Barnhart missed the first five games of the 60-game season because he was on paternity leave. He has started four games since returning to the roster and is hitting .333. He made his name earlier in his career on the defensive side with that Gold Glove award and showed again Monday why he’s so valuable in that area.
On the bouncing ball in the eighth, Barnhart said his only goal at first was to keep the ball in front of him. He said 99 times out of a 100 he’d be happy doing just that and not worrying about the runners.
“It all happened so fast,” Barnhart said. “I had no chance with Allen at third, and the runner at first broke a little late. I could see (shortstop) Freddy (Galvis) motion for the ball and took a chance. As long as I’m accurate, I like my chances that the guy at third won’t score. It’s a big play. A guy at third with less than two outs is rough.”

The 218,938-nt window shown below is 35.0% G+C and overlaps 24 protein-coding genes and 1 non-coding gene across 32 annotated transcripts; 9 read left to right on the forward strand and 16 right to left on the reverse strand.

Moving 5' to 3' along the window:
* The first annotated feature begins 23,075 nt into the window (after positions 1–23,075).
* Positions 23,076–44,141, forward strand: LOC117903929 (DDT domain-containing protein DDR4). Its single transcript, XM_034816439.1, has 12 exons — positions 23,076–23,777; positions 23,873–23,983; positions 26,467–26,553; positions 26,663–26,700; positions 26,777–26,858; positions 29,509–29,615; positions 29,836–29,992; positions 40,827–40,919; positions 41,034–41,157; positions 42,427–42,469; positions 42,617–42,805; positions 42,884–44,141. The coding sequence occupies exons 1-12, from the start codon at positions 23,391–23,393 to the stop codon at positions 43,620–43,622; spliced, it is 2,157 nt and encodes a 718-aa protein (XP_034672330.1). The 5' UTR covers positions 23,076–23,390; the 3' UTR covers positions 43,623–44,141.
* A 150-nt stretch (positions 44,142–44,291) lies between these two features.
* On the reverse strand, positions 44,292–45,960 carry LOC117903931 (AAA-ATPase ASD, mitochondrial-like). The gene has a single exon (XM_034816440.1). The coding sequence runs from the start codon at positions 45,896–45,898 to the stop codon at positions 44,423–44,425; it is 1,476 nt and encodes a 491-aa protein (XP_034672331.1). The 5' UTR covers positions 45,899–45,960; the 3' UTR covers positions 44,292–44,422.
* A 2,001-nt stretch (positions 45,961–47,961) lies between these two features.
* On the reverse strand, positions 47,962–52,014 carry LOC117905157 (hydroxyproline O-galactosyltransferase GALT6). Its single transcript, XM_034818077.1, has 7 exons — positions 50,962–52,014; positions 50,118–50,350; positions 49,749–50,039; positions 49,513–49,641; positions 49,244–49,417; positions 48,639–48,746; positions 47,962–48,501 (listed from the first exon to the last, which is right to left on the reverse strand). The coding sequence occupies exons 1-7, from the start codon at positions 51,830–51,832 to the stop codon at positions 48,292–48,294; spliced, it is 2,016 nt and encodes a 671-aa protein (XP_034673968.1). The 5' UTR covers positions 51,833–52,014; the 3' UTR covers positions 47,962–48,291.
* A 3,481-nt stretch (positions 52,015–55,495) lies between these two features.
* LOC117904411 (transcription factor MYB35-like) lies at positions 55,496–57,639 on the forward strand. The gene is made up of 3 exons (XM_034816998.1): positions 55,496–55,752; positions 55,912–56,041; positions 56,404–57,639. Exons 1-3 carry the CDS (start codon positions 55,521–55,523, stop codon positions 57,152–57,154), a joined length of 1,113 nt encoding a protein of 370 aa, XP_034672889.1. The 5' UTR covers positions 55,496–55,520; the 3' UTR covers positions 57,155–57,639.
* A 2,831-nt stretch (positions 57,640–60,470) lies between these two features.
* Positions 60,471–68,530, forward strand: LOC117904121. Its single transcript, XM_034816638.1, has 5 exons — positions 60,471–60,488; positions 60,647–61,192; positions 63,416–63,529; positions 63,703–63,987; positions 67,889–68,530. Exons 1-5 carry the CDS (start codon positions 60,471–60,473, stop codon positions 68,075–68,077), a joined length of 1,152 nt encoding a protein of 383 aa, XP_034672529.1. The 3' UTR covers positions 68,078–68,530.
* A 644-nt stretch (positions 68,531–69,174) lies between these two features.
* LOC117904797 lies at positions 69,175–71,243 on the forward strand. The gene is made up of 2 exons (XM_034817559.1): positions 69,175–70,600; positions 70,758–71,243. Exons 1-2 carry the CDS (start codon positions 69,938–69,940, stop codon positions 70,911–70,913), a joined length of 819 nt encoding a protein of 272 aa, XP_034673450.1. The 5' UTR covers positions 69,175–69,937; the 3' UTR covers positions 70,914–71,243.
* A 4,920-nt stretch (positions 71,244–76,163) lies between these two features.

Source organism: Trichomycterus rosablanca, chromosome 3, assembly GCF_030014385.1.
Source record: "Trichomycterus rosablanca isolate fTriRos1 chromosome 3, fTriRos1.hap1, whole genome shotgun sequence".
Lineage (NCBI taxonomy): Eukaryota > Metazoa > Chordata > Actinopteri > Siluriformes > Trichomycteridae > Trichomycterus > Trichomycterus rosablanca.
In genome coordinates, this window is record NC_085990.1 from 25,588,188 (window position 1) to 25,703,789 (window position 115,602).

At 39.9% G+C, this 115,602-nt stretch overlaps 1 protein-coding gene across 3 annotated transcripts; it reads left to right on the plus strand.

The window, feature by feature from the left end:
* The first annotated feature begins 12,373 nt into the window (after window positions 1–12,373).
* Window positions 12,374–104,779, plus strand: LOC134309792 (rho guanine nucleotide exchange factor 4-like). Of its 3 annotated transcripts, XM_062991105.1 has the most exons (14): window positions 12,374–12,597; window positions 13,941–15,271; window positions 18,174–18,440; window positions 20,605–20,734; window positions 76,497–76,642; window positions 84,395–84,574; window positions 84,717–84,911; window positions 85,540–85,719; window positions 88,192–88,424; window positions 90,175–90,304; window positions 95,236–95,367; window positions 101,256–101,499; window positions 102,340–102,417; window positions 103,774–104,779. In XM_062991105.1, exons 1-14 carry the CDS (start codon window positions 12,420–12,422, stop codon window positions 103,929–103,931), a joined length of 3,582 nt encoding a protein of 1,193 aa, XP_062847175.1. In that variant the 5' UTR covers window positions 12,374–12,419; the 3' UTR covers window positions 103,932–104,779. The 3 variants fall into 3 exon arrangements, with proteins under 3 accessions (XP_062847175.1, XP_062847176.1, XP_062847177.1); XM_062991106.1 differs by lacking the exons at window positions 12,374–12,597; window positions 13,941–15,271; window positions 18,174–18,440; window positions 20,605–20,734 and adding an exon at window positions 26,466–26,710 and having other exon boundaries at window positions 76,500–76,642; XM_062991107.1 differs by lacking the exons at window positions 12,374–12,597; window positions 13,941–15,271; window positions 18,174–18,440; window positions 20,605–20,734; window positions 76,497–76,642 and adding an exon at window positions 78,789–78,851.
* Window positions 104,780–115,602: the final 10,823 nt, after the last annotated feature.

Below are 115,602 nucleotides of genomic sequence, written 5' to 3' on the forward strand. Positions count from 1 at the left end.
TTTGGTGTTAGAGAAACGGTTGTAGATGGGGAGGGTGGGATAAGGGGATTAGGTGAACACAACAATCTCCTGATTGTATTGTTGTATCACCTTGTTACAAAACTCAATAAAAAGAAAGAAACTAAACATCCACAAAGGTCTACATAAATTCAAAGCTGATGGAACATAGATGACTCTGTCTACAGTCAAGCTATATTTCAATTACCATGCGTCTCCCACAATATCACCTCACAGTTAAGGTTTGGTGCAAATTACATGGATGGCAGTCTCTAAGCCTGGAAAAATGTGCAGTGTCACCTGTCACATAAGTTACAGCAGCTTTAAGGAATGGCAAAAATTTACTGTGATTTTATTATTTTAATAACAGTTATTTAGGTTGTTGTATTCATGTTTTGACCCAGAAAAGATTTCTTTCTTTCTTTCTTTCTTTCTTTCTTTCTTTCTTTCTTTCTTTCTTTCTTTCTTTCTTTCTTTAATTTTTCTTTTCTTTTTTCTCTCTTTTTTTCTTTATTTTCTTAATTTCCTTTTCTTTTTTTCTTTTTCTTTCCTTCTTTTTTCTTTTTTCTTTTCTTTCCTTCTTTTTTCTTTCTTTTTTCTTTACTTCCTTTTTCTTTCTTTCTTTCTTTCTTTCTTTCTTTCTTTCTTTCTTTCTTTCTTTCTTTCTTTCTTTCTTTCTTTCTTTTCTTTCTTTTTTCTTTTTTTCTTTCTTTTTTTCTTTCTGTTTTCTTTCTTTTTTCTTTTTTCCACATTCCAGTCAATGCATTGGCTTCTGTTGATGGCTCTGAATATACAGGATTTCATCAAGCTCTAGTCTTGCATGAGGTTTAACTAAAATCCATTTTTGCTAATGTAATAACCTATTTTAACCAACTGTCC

Instead, the Indians had Allen at third with two outs. Nate Jones then got out of the inning but striking out Lindor.
Reds manager David Bell said the two throws by Barnhart changed the complexion of the game. The plays meant more because Barnhart let a wild pitch by Gray get by him in the second, allowing Oscar Mercado to score from third with two outs and giving the Indians a 2-0 lead.
“He might be the best we’ve ever seen at blocking balls,” Bell said. “He’s human, and that happens. What’s most impressive is how he responded. That’s why he’s here. To then lock in and have two opportunities to make a difference in the game, it’s pretty special for a catcher to be able to do that.”